Sabah GLC To Take Charge Of Log Exports Should Ban Be Lifted – CM

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Shafie Apdal, centre, together with Teresa Kok (right), the Minister of Primary Industries as well as Wilfred Madius Tangau, deputy Chief Minister at the Kuala Lumpur press conference on Monday.

KUALA LUMPUR: Sabah’s ban on log exports will continue until a comprehensive policy is put in place by the government.

Chief Minister Datuk Seri Panglima Haji Mohd Shafie Apdal also said if there were a need to resume exports of timber, it would be done through a Sabah government-linked company (GLC).

“If there are (to be) exports of logs (in time to come), the volume would not be huge because we want to utilise them for downstream (activities) and this would be confined to a special vehicle like Yayasan Sabah, and not other parties.

“Let’s the GLC does the job, no longer the private sector,” he told reporters after attending a special session on investment opportunities (in downstream processing of timber) in Sabah here Monday.

Some of Sabah’s logs, should the export ban be lifted, can only be carried out through a government-linked company

Shafie said following the ban on export of logs, the government only wanted to ensure that there would be enough supply to meet domestic demand.

The Chief Minister said the move to shift Sabah’s timber industry from the upstream to downstream activities was crucial to elevate it to a higher level.

In 2017, the upstream activities generated a revenue of RM1.68 billion through export of logs, sawn timber and plywood, while the economic returns from Peninsular Malaysia was RM15.35 billion from downstream activities, mainly furniture manufacturing.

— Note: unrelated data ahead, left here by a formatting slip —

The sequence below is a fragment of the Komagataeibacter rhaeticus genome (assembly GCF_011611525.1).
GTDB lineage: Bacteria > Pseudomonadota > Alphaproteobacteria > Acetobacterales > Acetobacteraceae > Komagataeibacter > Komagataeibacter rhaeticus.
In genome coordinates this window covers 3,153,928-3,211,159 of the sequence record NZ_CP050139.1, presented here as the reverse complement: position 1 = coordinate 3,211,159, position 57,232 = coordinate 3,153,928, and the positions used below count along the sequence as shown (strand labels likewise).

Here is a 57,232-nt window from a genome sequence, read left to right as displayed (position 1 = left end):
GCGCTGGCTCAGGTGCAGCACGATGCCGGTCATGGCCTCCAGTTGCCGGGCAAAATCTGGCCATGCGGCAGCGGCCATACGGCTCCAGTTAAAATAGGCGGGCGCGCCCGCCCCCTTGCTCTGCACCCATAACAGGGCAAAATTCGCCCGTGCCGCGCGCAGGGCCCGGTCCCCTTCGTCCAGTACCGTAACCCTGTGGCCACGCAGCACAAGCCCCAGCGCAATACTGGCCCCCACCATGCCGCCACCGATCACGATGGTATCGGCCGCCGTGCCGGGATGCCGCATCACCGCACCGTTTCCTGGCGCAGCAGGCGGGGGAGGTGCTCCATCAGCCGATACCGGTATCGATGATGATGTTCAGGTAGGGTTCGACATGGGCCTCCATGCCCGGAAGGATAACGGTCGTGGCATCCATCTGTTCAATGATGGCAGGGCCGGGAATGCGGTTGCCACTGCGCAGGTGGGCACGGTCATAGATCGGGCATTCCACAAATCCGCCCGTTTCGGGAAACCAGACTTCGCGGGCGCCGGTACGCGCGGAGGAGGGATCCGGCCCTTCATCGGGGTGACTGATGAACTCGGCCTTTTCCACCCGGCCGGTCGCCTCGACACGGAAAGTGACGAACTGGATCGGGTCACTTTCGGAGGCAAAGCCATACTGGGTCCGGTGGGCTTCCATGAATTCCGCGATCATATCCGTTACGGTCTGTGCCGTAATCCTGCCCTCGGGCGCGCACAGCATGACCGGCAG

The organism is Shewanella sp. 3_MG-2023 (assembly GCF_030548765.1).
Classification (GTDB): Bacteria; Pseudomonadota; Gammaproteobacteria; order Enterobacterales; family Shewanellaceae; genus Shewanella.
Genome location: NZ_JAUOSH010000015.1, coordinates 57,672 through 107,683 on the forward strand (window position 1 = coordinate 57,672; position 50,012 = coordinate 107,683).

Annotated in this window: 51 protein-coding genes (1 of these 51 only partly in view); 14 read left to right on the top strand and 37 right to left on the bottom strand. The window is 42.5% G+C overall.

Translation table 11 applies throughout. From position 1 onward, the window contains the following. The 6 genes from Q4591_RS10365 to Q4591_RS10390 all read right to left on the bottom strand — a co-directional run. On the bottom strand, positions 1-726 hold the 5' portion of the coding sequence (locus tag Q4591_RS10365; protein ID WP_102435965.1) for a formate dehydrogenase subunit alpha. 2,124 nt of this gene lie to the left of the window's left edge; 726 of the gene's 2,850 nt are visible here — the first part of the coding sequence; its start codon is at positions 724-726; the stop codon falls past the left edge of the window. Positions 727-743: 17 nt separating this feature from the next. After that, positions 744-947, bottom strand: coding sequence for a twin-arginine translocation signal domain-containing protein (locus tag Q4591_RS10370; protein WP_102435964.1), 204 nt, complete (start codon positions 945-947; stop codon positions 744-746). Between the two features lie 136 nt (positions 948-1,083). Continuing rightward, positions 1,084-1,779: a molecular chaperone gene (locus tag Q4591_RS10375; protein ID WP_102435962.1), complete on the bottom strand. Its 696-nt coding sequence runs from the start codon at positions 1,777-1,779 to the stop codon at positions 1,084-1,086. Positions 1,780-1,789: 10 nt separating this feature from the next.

Hence, he welcomed local and international players to capitalise on Sabah’s abundance natural resources and set up their downstream mills in the state.

“We welcome them to take advantage of our Palm Oil Industrial Cluster (POIC) in Lahad Datu and Kota Kinabalu Industrial Park (KKIB) where ready infrastructure is there.

The Chief Minister addressing a gathering of timber/industry players in Kuala Lumpur. He said investors are welcome to set up factories in Sabah to create value added timber products as well as create employment.

“Many players focus only on plywood and veneer industry. We want them to go further into downstream (activities) like furniture production,” he added.

Meanwhile, Primary Industries Minister Teresa Kok said interested investors could take advantage of the attractive incentives offered by the government through the Malaysian Investment Development Authority (MIDA) such as the Less Developed Area Incentive in the form of tax exemption.

“I am optimistic that we can narrow this export revenue between Sabah and the Peninsula as the value-added timber products will fetch much higher prices compared to the sale of upstream products.

“It is imperative that both the downstream and upstream timber industry players in the Peninsula and Sabah tap into this huge economic potential,” she said.

For the January-September 2018 period, Malaysia’s exports of wood and wood products dropped 5.1 per cent to RM16.33 billion compared with the same period in 2017.